Wage surge hits Michigan businesses as they struggle to fill jobs

Kalea Hall
The Detroit News

Detroit — Like many Michigan businesses, Penna's has had to boost wages to get workers in the door, but even so the Sterling Heights banquet hall could still use another 15 employees to staff events. 

"I'm booking less counts, telling parties that I do every year, 'I'm sorry, I can't go over a certain amount,' so it's almost turning away business," Mary Lou Penna said of the family-owned business, which has increased wages from $12 to $14 per hour to start.

Penna's is far from alone. Nationally, wages and salaries jumped in the three months ending in September at the highest rate in records that date back 20 years as companies struggle to fill a near-record number of available jobs.

Pay increased 1.5% in the third quarter, the U.S. Labor Department said Friday. That’s up sharply from 0.9% in the previous quarter. The value of benefits rose 0.9% in the July-September quarter, more than double the preceding three months.

Pay has also been on the rise in Michigan. The average hourly rate in September for employees working in private industry was $29.03, up from $28.84 in August and $27.60 in September 2020, according to data from the U.S. Bureau of Labor Statistics. 

The increases show how businesses across a variety of sectors had to make changes to attract new employees after COVID-19 disruptions pushed workers to demand higher pay, better benefits and more flexible schedules before returning to offices, factories and other job sites. 

"There's a lot we don't understand about the current experience," said James Hines, professor of economics and law at the University of Michigan. "We're not sure why there are all these labor shortages right now."

There's a list of "speculations" about the shortage, Hines said, from employees having to stay home with children and dropping out of the labor force to people deciding they didn't want to go back to their jobs after the pandemic kept them home for weeks, if not months. 

"What we don't know is for the economy as a whole, what are the big drivers and what is it going to look like when things settle down?" Hines said. "We haven't quite settled down yet."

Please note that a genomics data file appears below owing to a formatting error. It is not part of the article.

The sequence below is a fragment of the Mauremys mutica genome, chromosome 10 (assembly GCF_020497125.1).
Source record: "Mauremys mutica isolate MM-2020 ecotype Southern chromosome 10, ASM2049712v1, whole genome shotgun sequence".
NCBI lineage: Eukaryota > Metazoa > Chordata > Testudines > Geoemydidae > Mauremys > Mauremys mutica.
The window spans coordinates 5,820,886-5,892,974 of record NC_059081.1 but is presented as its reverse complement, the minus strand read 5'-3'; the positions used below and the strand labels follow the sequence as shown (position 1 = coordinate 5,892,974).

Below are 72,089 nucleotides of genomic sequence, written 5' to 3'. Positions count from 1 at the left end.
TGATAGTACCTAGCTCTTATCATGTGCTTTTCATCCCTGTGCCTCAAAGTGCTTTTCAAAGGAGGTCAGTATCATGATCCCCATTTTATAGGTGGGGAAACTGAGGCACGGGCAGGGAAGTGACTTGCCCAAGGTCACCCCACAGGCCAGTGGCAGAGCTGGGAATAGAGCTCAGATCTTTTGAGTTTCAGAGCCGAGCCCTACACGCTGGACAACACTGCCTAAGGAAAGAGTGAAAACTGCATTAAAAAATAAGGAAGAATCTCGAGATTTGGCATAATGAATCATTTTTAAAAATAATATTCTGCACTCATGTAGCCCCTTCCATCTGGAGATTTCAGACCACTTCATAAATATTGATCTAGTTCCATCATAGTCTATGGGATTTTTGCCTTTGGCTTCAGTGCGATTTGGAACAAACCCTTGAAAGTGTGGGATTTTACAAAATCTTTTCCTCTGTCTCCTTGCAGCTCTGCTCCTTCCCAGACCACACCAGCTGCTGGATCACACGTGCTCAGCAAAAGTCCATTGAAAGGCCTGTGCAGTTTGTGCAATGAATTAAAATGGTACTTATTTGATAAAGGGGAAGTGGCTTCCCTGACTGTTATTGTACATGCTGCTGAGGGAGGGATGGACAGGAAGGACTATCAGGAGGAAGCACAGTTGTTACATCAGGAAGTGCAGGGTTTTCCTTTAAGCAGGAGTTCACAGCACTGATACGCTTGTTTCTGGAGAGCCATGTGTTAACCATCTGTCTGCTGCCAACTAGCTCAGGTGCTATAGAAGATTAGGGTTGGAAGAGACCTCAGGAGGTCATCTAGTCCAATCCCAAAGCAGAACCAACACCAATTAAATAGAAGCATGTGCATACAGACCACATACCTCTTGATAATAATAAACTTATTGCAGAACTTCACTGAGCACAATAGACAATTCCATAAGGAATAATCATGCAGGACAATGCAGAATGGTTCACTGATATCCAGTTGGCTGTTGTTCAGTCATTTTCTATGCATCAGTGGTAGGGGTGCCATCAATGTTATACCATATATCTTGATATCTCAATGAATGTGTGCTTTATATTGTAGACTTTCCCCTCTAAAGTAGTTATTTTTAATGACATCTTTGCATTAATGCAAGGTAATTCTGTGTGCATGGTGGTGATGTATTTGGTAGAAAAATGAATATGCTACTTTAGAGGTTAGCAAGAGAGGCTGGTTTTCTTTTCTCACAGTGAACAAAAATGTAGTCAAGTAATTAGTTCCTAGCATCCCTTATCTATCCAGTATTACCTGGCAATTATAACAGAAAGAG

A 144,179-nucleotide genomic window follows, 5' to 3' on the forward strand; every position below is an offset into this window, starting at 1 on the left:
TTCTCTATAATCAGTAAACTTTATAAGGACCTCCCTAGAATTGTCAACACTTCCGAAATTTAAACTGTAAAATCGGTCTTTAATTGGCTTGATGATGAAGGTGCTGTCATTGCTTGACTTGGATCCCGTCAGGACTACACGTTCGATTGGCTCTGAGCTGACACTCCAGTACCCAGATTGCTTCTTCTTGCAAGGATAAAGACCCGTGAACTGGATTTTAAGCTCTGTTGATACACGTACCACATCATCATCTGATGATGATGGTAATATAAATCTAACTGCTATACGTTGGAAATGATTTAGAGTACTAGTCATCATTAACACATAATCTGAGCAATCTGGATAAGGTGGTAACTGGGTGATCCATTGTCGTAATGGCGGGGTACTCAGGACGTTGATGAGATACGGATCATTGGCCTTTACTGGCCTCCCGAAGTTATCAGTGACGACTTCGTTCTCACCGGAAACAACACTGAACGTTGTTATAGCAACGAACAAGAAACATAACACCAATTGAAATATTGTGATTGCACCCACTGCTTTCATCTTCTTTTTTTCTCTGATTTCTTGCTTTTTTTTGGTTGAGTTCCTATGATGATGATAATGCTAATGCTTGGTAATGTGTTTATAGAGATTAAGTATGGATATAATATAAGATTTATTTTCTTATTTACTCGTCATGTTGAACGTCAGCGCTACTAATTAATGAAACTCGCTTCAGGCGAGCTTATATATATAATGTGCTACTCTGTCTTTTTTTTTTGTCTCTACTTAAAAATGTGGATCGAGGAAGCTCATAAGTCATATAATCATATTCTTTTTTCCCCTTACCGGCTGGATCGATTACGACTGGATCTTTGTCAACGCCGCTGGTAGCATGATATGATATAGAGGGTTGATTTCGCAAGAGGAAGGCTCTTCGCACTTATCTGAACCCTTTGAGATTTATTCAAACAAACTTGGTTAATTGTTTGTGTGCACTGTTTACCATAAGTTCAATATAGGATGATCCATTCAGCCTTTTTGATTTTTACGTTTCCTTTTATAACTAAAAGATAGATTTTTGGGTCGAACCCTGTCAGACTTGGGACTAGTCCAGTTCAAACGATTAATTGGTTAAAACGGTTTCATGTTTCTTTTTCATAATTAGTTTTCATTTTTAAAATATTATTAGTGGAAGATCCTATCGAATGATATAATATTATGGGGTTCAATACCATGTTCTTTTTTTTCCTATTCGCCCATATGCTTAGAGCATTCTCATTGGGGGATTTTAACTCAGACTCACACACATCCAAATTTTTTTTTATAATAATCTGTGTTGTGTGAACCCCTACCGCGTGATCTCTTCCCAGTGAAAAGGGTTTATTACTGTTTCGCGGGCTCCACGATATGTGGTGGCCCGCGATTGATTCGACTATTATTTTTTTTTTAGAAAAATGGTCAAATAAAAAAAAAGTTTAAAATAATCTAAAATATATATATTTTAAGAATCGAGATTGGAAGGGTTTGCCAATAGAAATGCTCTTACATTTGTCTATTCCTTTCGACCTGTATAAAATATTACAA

The Columbus-based White Castle restaurant company didn't wait for the labor market to settle down to up wages in the Detroit area. Beginning in April, White Castle increased pay from $11.50 per hour to $15. Employees also get free meals when on the job and they get a 10% discount on food they want to take home to friends and family. The restaurant also brought hourly wages up at its Columbus-area restaurants to $15. 

"We realized earlier this year that there was starting to be a trend in terms of not having as many people on the team as we wanted," said Jamie Richardson, vice president at White Castle. 

The move raised White Castle's staffing by 150 in Detroit and enabled the fast-food chain to keep its restaurants open longer. 

"We just realized that talk about a labor shortage was increasingly becoming a reality for us as the year went on and we saw that around the country, but we're really thankful we made the investment we did in Detroit," Richardson said. 

Higher inflation is eating away at some of the wage increases, but overall pay is keeping up with rising prices, at least in the short term. The 1.5% increase in wages and salaries in the third quarter is ahead of the 1.2% rate of inflation during that period, economists said.

Compared with a year ago, it’s a closer call. In the year ending in September, wages and salaries soared 4.2%, also a record gain. But the government also reported Friday that prices had increased 4.4% in September from a year earlier. Excluding the volatile food and energy categories, inflation was 3.6% in the past year.

Millions of Americans are responding to rising wages by quitting their jobs for better-paying positions. In August, nearly 3% of American workers quit their jobs, a record high.

"I believe in the American economy. I really do, and I think in the end ... firms are going to pay them and people are going to work," Hines said. "That's what's gonna happen. 

"If an employer really needs employees, there exists a wage at which you can usually get people, but whether you can afford to pay that wage, that's a different question."

Workers who switch jobs are seeing some of the sharpest income gains in decades. According to the Federal Reserve Bank of Atlanta, in September job-switchers saw their pay jump 5.4% from a year earlier — the biggest increase in nearly 20 years. By comparison, new hires in May averaged 3.4% higher pay.

Lower-income workers at restaurants, bars and retail stores are seeing some of the largest income gains, but the wage increases are spreading. According to Oxford Economics, the proportion of jobs receiving a monthly pay rise of 0.5% for six months has jumped to 40%, from about 9% before the pandemic.

In Michigan, where manufacturing is a prime economic driver, weekly average manufacturing wages in September 2021 were $925.85, up from $907.08 in September 2020, but down from August's $942.98. 

 At Southfield-based IMPACT Management Services staffing agency, the bulk of the business is in manufacturing for the automotive industry. Brad Parsel, director of business operations, said all clients have had to increase their wages.  

"You're looking at jobs that two years ago ... they were $10 to $11-an-hour jobs, $10 to $12 an hour. All those jobs are now $15 to $17 an hour," he said.

"We had a lot of companies that were running in the manufacturing industry 50 to 60 people short from time to time. Without raising those wages, they were never going to get the people in the door to get caught up on production."


Twitter: @bykaleahall

Associated Press Writer Christopher Rugaber contributed